(iv) washing the beads by centrifugation to separate the beads from unbound albumins or deoxyribonucleic acid; and

(v) storing the washed beads in suspension, which may also contain preservatives, such as a detergent and a bacteriostatic agent.

Another aspect of the invention is a polystyrene latex reagent capable of agglutinating in the presence of circulating anti-nuclear antibodies. The reagent includes latex particles coated with a mixture of water-soluble albumin and substantially methylated serum albumin, to which is non-covalently bound a native DNA. The DNA has a relative viscosity between about 1.2 and 4.0, preferably from 2.5 to 3.2, and most preferably about 2.8, in a pH 6.8, 0.002 molar sodium phosphate buffer containing 0.2% w/v sodium chloride and 0.01% w/v thimerosal. The latex particles have an average diameter of about 0.05 to 1.1 microns, preferably 0.6 microns.

DETAILED DESCRIPTION OF THE INVENTION AND PREFERRED EMBODIMENT

A preferred method for the manufacture of a deoxyribonucleic acid (DNA) sensitized latex particles is as follows: native DNA, purified from chicken blood, was obtained commercially from Calbiochem-Behring, La Jolla, Calif. It was dissolved at 1 mg/ml in pH 6.8, 0.002 molar sodium phosphate buffer, which contained 0.2% w/v (grams per 100 ml) sodium chloride and 0.01% w/v thimerosal as preservative. The relative viscosity of the DNA solution was then measured. If the relative viscosity at 25° C. is greater than 4.0, the DNA is ultrasonically treated to reduce the viscosity. The preferred relative viscosity is between 2.5 and 3.2, although values somewhat higher or lower will give workable reagents. The DNA is put aside until it is needed.

The term "relative viscosity of DNA" indicates the ratio of the DNA's kinematic viscosity at 1 mg/ml in comparison to the solubilizing buffer's kinematic viscosity both measured at 25° C. The particular viscosity measuring means was a Cannon--Fenske Viscometer size 100, available from the Induchem Lab Glass Co., Roselle, N.J., but other means are acceptable. The ultrasonication, when needed, was accomplished with a Lab-Line® Ultratip® Labsonic system available from Lab-Line Instruments, Melrose Park, Ill. Other means of reducing viscosity are acceptable, but milder treatments are preferred to minimize breakage and separation of the DNA strands.

One volume of uniform polystyrene latex particles, 10% w/v and approximately 0.6 microns in diameter, is mixed with 0.3 volumes of 0.002 molar sodium phosphate buffer, pH 6.8, containing 0.01% thimerosal as preservative. Although 0.6 microns is the preferred particle size, other sizes ranging from 0.5 microns to 1.1 microns have been successfully used, although extremely small particles were difficult to wash and didn't provide optimal sensitivity. To the buffer/latex mixture is added 0.5 volumes of a 33.3 mg/ml solution of bovine serum albumin (BSA) in water. This entire mixture is stirred for a period of time ranging from about 3 to 24 hours. Bovine serum albumin is the preferred water-soluble protein for the initial coating of the particles, but other proteins, such as albumins, particularly human serum albumin, are also acceptable.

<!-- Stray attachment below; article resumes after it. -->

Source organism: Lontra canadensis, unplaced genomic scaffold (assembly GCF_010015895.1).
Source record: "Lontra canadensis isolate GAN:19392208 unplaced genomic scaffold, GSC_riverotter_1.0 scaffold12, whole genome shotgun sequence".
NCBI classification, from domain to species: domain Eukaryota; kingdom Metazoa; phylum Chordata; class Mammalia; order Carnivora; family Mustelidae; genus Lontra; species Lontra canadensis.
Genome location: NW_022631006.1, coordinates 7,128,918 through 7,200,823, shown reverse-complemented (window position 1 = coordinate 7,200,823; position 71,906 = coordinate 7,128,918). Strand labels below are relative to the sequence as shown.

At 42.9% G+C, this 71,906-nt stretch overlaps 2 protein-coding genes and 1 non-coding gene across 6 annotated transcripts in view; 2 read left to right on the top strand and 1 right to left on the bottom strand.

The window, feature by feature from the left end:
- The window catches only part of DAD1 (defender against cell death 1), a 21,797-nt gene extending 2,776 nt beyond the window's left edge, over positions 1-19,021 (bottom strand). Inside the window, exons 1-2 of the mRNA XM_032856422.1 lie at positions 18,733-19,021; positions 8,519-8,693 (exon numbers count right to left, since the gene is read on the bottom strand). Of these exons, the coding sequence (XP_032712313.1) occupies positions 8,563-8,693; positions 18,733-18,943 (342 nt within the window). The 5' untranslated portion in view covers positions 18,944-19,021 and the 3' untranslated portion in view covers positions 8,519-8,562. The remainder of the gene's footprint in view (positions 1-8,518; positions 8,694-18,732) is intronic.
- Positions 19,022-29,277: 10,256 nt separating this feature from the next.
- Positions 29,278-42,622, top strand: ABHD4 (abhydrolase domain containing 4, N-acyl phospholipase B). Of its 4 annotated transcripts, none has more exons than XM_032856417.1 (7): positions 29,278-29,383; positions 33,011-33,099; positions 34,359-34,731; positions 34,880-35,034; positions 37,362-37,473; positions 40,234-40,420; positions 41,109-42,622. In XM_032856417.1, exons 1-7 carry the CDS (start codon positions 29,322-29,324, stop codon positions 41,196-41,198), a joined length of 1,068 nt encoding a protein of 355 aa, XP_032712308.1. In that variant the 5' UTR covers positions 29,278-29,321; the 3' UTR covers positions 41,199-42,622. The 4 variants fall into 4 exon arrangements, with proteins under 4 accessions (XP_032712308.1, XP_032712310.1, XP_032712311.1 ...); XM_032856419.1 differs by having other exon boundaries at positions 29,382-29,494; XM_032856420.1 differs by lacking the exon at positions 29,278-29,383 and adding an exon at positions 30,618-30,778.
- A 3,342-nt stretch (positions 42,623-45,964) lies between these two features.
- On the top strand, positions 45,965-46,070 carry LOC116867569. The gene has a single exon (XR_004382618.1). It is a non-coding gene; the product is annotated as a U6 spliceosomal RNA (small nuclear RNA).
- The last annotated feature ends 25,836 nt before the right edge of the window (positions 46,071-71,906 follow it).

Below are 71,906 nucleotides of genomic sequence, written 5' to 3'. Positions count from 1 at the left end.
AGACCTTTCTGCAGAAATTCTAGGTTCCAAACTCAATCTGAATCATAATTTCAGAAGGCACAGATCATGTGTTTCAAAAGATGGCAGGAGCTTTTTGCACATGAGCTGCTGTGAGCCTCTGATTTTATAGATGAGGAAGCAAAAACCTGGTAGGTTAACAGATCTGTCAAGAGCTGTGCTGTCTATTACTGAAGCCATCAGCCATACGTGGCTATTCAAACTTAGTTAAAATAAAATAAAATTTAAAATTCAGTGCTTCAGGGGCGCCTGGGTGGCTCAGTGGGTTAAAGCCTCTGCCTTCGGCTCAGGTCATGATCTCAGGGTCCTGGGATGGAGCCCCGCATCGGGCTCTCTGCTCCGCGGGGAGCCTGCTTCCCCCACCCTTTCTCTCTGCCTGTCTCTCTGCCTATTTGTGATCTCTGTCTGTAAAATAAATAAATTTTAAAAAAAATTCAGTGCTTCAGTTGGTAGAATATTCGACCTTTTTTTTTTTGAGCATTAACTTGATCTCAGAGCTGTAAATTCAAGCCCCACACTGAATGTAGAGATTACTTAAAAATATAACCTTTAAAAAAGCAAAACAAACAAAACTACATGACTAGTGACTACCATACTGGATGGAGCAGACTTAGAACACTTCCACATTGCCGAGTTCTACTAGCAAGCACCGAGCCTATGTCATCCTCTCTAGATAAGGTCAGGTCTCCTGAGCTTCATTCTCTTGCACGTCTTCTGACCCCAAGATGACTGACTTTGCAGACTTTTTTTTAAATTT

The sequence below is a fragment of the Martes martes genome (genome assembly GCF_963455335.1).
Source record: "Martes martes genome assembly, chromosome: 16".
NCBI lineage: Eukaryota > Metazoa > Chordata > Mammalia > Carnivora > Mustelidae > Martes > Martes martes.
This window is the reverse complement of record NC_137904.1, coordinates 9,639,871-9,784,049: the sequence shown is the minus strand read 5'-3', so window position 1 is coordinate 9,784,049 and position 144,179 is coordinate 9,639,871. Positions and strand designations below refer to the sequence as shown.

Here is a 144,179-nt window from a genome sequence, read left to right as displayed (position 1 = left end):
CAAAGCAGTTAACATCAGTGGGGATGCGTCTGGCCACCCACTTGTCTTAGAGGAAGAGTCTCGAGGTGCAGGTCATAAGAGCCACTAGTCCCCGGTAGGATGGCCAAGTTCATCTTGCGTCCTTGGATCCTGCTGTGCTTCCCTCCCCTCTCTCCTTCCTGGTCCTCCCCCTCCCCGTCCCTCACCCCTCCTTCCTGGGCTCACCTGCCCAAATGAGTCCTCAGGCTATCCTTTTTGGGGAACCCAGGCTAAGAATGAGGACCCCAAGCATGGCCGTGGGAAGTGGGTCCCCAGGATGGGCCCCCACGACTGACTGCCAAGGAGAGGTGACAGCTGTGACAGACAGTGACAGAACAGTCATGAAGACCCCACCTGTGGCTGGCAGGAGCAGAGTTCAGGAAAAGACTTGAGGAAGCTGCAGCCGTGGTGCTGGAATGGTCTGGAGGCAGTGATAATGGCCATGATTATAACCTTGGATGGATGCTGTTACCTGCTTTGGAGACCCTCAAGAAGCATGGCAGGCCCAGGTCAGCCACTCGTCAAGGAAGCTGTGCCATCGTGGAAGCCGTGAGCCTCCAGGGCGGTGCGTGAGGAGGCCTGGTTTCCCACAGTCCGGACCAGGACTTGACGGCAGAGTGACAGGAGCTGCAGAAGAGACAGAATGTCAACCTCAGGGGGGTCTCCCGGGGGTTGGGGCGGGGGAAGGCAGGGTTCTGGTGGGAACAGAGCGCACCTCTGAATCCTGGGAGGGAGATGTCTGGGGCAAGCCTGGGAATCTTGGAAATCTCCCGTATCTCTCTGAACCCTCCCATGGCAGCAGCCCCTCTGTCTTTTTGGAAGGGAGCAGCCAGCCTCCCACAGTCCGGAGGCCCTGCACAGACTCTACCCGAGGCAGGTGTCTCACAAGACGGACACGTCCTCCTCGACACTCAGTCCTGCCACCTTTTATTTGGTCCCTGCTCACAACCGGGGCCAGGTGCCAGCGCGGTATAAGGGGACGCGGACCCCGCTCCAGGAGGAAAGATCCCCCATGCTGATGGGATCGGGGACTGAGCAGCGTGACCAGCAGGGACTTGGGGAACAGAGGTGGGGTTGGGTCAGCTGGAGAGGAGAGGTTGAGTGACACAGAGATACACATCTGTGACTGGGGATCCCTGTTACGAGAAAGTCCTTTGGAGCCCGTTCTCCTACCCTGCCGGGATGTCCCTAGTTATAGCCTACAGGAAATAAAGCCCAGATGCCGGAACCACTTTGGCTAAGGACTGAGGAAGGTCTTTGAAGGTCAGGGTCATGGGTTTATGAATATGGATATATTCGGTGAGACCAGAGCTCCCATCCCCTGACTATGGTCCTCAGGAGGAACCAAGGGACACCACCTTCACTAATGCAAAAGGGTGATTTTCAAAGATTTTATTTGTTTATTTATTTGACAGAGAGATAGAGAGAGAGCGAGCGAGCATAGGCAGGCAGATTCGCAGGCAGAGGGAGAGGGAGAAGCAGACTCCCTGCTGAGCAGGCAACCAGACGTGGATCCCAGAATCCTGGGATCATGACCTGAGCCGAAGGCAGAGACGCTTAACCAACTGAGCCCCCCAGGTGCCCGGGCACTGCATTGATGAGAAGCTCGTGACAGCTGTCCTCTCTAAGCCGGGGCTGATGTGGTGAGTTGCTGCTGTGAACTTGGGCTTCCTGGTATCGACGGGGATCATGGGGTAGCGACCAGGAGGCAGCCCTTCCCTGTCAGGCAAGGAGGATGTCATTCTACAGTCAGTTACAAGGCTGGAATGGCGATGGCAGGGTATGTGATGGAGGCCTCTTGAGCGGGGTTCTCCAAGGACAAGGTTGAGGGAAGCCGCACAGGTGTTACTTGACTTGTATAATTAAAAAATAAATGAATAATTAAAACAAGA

After the stirring, the BSA-latex is washed by centrifugation 3 times at about 20,000×g for 10 minutes and each time resuspended in one volume of 0.002 molar sodium phosphate buffer, pH 6.8. Anywhere from 0 to 3 centrifugations are done, with the preferred method calling for 3 centrifugations. To the resuspended mixture is added 0.5 volume of a 33.3 mg/ml solution of methylated bovine serum albumin in water, and the mixture is allowed to stir for 3 to 24 hours.

The BSA has been used in concentrations as low as 10 microgram/ml or as high as 100 mg/ml. The methylated BSA has been used in concentrations as low as 10 microgram/ml or as high as 50 mg/ml. At higher concentrations, washing by centrifugation is almost always necessary. It should be noted that both albumins may be added simultaneously; however, the preferred method is as described above.

The methylated bovine serum albumin may be prepared according to the paper of Mandell & Hershey, Anal. Biochem., 1, 66 (1960), or purchased commercially from Sigma Chemical Co., St. Louis, Mo., and Calbiochem, San Diego, Calif. The methylation does not have to be complete, but should be sufficient to render the material substantially water-soluble and salt insoluble.

At this time, a determination of the amount of material bound to the latex may be undertaken. A suitable technique is the Folin-Ciocalteu method of Lowry, which is used to analyze the supernatant from the centrifugation. Testing has shown that anywhere from 5 to 99% of the albumins is recovered in the supernatant, the actual amount depending on the original concentration of the proteins and the conditions of adsorbance.

The final albumins-latex complex is diluted with 0.002 molar sodium phosphate buffer, pH 6.8, containing 0.01% w/v thimerosal as preservative, to 5X the original volume of the 10% w/v latex particle suspension. To this is added 10 volumes of the previously prepared DNA solution at 200 ug/ml in 0.002 molar sodium phosphate buffer, pH 6.8, containing 0.2% sodium chloride and 0.01% w/v thimerosal as preservative. This total mixture is stirred for three hours, although this can be reduced to less than one hour or increased to 24 hours or more. The DNA solution can contain as much as 5000 micrograms/ml or as little as 50 micrograms/ml and the sodium chloride concentration can range from 0 to 0.9% or more.